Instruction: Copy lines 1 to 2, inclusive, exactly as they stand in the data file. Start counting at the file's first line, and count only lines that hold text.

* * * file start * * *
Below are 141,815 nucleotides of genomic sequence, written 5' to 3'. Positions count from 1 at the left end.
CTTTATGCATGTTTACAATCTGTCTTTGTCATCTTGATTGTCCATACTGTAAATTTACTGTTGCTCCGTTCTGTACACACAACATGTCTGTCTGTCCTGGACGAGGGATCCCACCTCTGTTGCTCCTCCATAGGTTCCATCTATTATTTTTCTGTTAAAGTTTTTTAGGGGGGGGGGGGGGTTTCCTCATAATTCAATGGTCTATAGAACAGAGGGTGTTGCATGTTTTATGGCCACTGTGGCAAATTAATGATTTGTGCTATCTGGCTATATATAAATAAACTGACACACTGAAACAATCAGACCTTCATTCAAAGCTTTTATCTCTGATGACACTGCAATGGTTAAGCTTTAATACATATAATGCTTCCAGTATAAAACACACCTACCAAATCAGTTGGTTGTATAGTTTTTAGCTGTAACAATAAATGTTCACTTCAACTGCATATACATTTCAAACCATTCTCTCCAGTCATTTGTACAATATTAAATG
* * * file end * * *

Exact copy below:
Below are 141,815 nucleotides of genomic sequence, written 5' to 3'. Positions count from 1 at the left end.
CTTTATGCATGTTTACAATCTGTCTTTGTCATCTTGATTGTCCATACTGTAAATTTACTGTTGCTCCGTTCTGTACACACAACATGTCTGTCTGTCCTGGACGAGGGATCCCACCTCTGTTGCTCCTCCATAGGTTCCATCTATTATTTTTCTGTTAAAGTTTTTTAGGGGGGGGGGGGGGTTTCCTCATAATTCAATGGTCTATAGAACAGAGGGTGTTGCATGTTTTATGGCCACTGTGGCAAATTAATGATTTGTGCTATCTGGCTATATATAAATAAACTGACACACTGAAACAATCAGACCTTCATTCAAAGCTTTTATCTCTGATGACACTGCAATGGTTAAGCTTTAATACATATAATGCTTCCAGTATAAAACACACCTACCAAATCAGTTGGTTGTATAGTTTTTAGCTGTAACAATAAATGTTCACTTCAACTGCATATACATTTCAAACCATTCTCTCCAGTCATTTGTACAATATTAAATG